Landmark Distance Elevation Trailhead 0 1540 Top of Initial Climb 1.0 2050 Start of Silverdome II Climb 2.7 1950 Halfway Bench 3.2 2400 Mine Detour / Top of Climb 3.8 2890 Start Last Climb 4.5 2570 Summit Junction 5.2 3220 Summit 5.7 3648 3D Map The route is an out-and-back that winds over the slopes approaching El Cajon Mountain. Hike Brief Keep your eyes open for the rare San Diego Goldenstar, which is only found in the mountains around San Diego and in northern Baja. Photo USDA The mountain is named El Cajon because it roughly translates to the Spanish word for "box," as this peak is boxed in by the peaks surrounding it. El Cajon Mountain is also known as El Cap or ECM. There is technically a smaller peak by the summit called El Capitan, so the two peaks are not the same. From this hike it's hard to see why it's called El Cap, but if you look at it from the south (I-8 has good views), you can see the semblance to Yosemite's El Capitan. The south-facing cliff of El Cajon Mountain is a popular nesting spot for Golden Eagles. Keep your eyes open for them as you hike. They're easily mistaken for turkey vultures, which are smaller. El Cajon Mountain Trail Hike Directions Please, I need your help! I depend on your support to keep these guides free of annoying banner ads, promoted posts, and sponsorships. Every contribution, big or small, is my lifeline to keep this website going. Thank you! There are also free ways to help out here! Stay in Touch: Monthly Email - New YouTube Videos - Instagram Video Directions VIDEO Turn by Turn Directions From the parking area, head straight up the road. When the gate is closed, there's a little path around the side. The road alternates between pavement and dirt, and is steep. Keep going straight up the hill. Blue Sky Ranch has produce you can take and pay for later with Venmo, very cool! After about 0.5 miles you'll reach the entrance to the preserve. There's a toilet here if you need to take care of business. Just past the toilet, look for the trail to the left. You'll start climbing and pass a picnic bench. And then there's a series of smaller switchbacks as you head uphill. This is the "nicest" climb on the hike in terms of gradient and ease. This one switchback can be confusing. Cut back along the rocks to the right. You'll have nice views of Iron Mountain and Mount Woodson. After the swtichbacks the trail winds around to the east and you can get your first views of the El Cajon Mountain summit. You'll also start to see the first of several interpretive displays about the 2003 Cedar Fire, which devastated this area. The fire was truly massive and burned many of San Diego's popular hiking spots. When you dead end into the wider trail, make the hard left. Your first climb is over and now you're in the easy phase of the hike. A rolling stretch until you start the climb to Silverdome II. Keep your eyes open for the first mile marker. One down, 11 to go! At the junction with the Pata Ranch Trail, go straight. You'll have your first taste of some of the steeper downhills here. Remember that you have to climb this on your way back. Hike straight past the interpretive sign, which again warns hikers about the rigors of this route. You'll have some nice views to the peaks in the south. The tall peak here is Los Pinos Mountain, home to a fire tower and about 10 miles north of the Mexican border. 2 miles down! From here the climbs get tougher. You'll have some steeper climbs on this rolling section. At the split, stay left. Soon you'll reach a small peak with another interpretive display about the Cedar Fire. Look left here to check out the nice oak grove which survived the fire. And now you start heading uphill for real. The pictures don't do the gradients justice. You have about 1.1 miles to the top of this climb, which I think is the hardest of the hike. Ignore the sign about the trail being washed out and continue. The climb is tough, so take lots of breaks, turn around, and enjoy the views. From this point you'll be able to see back to the Pacific Ocean. At the trail split, stay straight. You can actually go either way, but straight is the official route. You'll pass the 3 mile marker. The trail levels out for a hot second and you reach the halfway bench. Make the hard right to continue uphill. There's a big stop sign warning hikers that they're only halfway. If you're wiped out at this point, or it's late, you need to turn around. It's not going to get much easier. Finish the last steep uphill section up Silverdome II. Toward the crest of the climb you'll see a turnoff to the left for the mine. The mine trail is only 0.1 miles and worth a look. Check the mines out and then head back to continue on the main trail. The gradient eases up past the mine turnoff. And soon you're heading downhill with nice views to the north. You should be able to see Hot Springs Mountain, the highest point in San Diego County, and on a clear day, Mt San Gorgonio in the Palm Springs area, the highest point in Southern California, about 100 miles away. Now you have a descent. On the way down, you'll pass a spring on the right. Unfortunately the water is not potable. You'll pass the 4 mile marker on the descent. And then you have a few minutes of a flatter section as you approach the final climb. And now you start the final climb. The good news is that it's easier than the climb to Silverdome II. The bad news is that it's not easy. Take your time and head up the steep slopes. The climb from here to the summit is about 1.2 miles. At around 5 miles, you'll pass the rusty old mining truck. It's hard to imagine how it got up here. Alright, you've reached the summit junction. Make the left to continue to El Cajon Summit.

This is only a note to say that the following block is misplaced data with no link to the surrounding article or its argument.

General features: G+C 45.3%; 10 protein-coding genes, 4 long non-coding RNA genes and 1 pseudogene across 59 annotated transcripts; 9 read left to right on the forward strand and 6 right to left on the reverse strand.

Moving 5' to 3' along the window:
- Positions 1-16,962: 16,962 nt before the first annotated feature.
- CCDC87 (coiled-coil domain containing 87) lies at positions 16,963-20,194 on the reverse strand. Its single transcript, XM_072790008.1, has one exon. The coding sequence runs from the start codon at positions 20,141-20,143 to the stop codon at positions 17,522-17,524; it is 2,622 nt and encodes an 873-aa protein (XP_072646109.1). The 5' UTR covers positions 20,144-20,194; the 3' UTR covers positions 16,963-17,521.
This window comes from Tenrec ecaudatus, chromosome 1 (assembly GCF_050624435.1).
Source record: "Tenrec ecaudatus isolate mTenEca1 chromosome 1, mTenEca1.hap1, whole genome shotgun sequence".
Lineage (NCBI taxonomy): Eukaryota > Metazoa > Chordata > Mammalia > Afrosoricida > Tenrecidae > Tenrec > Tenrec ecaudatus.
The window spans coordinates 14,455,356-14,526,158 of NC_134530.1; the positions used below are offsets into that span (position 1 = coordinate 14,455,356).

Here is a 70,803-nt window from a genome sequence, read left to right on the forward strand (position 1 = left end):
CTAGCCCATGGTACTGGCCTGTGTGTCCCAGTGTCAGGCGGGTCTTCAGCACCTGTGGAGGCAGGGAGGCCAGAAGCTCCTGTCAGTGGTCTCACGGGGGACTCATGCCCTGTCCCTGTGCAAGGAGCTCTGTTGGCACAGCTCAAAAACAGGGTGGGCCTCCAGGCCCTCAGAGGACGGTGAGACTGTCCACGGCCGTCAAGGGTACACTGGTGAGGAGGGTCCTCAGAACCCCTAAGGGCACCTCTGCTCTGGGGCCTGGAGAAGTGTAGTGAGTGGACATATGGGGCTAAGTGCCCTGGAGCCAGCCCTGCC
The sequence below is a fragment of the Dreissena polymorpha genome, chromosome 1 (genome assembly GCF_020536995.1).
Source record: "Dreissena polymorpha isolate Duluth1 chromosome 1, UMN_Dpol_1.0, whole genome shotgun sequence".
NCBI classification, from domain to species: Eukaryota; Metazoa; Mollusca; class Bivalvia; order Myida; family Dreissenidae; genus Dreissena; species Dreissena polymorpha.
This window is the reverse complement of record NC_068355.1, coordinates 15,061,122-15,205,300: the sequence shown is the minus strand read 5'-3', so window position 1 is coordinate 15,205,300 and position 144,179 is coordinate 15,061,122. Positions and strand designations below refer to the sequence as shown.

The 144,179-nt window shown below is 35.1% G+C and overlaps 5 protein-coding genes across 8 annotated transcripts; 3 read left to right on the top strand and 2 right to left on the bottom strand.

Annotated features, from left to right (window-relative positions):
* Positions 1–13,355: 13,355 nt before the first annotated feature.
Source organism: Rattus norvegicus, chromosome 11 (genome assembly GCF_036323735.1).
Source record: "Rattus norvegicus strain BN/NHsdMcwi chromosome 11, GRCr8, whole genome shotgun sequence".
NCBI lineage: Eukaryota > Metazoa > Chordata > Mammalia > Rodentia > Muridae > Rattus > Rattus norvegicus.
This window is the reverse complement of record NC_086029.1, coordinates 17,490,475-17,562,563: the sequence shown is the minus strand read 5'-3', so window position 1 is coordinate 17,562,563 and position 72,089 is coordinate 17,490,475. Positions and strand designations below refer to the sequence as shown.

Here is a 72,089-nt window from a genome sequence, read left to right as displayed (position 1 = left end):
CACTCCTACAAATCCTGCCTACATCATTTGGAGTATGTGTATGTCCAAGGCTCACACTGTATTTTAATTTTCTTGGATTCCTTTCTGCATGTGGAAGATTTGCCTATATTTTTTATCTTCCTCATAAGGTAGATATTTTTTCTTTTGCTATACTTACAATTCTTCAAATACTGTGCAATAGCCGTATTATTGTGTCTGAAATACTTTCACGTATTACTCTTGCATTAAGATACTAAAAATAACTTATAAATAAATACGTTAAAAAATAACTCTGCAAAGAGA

You can make a side trip to the right to reach El Capitan Summit. It's about 0.2 miles. The option to go straight ahead will bring you to the top of the sheer cliff face. It was once open to hikers, but is now private property and closed to protect the golden eagle nesting areas.
Go straight toward the green posts from the summit junction. After a short climb you'll see the summit dome ahead. Pick your way up the steep trail. You'll have to pull yourself up some rocks, and at times the trail splits and rejoins. This section isn't a technical scramble, but it is steep and rocky. As you approach the top, keep your eyes open for these light green posts. Toward the summit the light green posts will guide you through the boulders, and you should see them every few feet. Soon you'll see the summit in front of you. An here you are, at the top of El Cajon Mountain! To the east you'll see Cuyamaca. To the north, Hot Springs Mountain, and on a clear day, San Gorgonio and Mt Baldy. To the west, San Diego. And to the south, the southern part of Cleveland National Forest and the San Diego River Gorge. From here, grab your selfies and head back down the way you came! Remember that you still have some climbing to do, so pace yourself. The trail signs in this direction all point to the parking lot. Go ahead and bag El Capitan on the way down, it's only a few minutes extra. This shot gives you an idea of the steepness of the descents. You'll probably go much slower than you normally would on a regular descent because of the steepness and loose rock. Related Guides Popular Guides This Guide Was Written by Cris Hazzard Hi, I'm Cris Hazzard , aka Hiking Guy, a professional outdoors guide, hiking expert, and author based in Southern California. I created this website to share all the great hikes I do with everyone else out there. This site is different because it gives detailed directions that even the beginning hiker can follow. I also share what hiking gear works and doesn't so you don't waste money. I don't do sponsored or promoted content; I share only the gear recommendations, hikes, and tips that I would with my family and friends. If you like the website and YouTube channel, please support these free guides (I couldn't do it without folks like you!). Don't Miss Out Monthly(ish) Email Newsletter - A list of new guides and important info for hikers. YouTube - Subscribe for new video notifications. The best way to get notified every time a new guide goes up. Instagram - I occasionally share pretty pictures from my hikes, broadcast live from the trail, and let you know about new guides.